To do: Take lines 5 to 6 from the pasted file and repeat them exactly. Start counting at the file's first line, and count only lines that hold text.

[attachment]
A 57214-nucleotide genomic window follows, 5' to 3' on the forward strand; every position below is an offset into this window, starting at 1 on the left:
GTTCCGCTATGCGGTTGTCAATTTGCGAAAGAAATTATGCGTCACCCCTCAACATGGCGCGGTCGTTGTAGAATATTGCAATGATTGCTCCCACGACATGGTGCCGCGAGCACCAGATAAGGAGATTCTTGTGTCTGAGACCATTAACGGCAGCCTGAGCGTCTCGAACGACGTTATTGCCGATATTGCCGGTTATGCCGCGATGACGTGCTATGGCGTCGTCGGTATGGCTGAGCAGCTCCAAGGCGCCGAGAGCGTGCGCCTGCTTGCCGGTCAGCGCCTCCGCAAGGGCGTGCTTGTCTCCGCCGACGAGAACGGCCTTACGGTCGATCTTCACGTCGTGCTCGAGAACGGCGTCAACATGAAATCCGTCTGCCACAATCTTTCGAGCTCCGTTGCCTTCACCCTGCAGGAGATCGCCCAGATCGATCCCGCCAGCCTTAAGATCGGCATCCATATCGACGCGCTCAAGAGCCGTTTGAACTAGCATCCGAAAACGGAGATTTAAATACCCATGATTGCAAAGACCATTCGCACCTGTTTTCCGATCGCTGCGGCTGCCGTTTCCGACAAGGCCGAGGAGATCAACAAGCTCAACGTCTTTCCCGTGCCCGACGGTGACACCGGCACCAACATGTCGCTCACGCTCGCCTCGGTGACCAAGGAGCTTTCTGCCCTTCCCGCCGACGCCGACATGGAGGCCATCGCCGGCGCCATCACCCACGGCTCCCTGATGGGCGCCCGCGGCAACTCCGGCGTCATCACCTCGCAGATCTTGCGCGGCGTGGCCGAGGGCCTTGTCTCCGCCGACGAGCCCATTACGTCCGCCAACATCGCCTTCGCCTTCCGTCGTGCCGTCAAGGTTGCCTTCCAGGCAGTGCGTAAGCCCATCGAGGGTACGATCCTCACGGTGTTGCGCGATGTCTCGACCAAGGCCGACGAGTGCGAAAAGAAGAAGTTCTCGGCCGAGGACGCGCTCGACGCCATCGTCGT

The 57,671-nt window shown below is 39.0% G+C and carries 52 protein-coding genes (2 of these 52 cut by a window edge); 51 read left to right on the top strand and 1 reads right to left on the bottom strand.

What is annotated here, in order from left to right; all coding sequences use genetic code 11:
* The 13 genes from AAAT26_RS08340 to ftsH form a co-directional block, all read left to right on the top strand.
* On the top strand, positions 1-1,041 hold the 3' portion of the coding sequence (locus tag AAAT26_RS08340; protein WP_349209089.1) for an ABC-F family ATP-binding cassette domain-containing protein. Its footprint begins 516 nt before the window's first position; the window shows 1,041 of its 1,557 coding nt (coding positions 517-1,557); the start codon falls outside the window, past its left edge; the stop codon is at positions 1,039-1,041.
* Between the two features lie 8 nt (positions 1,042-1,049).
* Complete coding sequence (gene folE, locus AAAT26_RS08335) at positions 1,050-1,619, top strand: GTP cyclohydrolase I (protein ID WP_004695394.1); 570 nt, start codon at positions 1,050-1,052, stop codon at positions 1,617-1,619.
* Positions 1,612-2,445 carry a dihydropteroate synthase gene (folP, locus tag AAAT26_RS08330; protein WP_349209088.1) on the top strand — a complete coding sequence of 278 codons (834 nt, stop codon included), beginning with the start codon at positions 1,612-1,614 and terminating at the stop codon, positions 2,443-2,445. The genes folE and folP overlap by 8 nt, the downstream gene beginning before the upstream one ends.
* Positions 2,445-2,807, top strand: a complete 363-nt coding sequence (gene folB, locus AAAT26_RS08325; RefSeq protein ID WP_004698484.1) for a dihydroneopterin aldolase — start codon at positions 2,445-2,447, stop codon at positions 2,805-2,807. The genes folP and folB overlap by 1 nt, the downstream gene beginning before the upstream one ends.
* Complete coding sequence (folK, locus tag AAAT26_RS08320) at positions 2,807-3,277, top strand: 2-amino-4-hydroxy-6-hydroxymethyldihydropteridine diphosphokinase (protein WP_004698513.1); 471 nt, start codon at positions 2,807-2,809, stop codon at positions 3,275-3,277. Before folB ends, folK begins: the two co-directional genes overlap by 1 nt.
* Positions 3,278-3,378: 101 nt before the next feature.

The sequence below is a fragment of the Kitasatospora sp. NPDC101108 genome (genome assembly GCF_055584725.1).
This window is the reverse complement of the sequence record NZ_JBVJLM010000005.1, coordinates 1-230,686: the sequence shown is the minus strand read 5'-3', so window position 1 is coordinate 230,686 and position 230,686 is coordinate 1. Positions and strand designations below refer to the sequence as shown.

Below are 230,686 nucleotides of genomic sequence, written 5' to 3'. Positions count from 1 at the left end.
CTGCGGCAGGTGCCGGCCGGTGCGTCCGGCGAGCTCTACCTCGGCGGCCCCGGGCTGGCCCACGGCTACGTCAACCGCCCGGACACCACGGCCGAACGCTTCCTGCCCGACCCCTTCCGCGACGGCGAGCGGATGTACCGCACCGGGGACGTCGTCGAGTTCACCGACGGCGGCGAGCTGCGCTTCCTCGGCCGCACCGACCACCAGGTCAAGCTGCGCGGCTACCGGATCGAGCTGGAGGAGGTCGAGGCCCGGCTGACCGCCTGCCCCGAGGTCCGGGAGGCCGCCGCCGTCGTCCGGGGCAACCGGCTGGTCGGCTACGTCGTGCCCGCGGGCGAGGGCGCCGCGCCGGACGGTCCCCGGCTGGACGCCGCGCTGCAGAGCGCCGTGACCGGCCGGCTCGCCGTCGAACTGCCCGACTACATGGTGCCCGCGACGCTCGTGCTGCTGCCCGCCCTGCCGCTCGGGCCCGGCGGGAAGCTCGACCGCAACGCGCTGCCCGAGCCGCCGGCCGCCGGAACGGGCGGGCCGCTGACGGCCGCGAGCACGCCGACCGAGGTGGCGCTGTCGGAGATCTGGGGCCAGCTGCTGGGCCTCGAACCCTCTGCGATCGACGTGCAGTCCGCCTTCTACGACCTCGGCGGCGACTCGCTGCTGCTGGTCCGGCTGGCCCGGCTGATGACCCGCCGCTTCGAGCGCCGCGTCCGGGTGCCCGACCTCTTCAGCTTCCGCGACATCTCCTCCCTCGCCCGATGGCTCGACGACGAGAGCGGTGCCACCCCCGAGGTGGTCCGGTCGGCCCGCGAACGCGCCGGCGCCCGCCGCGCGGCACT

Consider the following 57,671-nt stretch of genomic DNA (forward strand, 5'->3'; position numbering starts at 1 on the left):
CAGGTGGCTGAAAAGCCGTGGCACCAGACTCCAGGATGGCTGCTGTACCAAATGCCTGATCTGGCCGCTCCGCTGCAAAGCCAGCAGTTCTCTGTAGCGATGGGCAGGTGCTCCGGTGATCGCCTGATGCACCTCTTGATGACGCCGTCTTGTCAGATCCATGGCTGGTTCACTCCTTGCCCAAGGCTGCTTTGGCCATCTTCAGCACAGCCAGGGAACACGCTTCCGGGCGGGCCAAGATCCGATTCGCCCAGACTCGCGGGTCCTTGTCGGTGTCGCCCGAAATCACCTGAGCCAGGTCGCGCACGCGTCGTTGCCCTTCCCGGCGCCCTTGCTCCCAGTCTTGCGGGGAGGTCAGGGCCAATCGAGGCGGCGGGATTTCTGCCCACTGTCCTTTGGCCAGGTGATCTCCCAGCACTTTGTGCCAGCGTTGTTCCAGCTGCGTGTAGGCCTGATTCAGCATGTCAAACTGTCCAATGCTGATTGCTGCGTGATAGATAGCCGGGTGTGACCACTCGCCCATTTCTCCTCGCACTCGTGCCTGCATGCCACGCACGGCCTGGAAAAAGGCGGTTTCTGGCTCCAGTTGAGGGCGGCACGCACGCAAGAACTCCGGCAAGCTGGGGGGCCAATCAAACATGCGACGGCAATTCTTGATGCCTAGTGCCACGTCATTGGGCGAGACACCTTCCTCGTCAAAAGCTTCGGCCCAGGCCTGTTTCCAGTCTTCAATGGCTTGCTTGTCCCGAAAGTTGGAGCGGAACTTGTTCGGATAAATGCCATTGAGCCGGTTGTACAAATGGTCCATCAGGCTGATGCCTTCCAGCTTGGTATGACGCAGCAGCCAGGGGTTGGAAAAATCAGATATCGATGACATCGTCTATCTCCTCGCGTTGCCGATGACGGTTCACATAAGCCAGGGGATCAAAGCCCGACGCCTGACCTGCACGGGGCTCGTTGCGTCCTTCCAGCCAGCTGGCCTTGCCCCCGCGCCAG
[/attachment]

* The 13 genes from AAAT26_RS08340 to ftsH form a co-directional block, all read left to right on the top strand.
* On the top strand, positions 1-1,041 hold the 3' portion of the coding sequence (locus tag AAAT26_RS08340; protein WP_349209089.1) for an ABC-F family ATP-binding cassette domain-containing protein. Its footprint begins 516 nt before the window's first position; the window shows 1,041 of its 1,557 coding nt (coding positions 517-1,557); the start codon falls outside the window, past its left edge; the stop codon is at positions 1,039-1,041.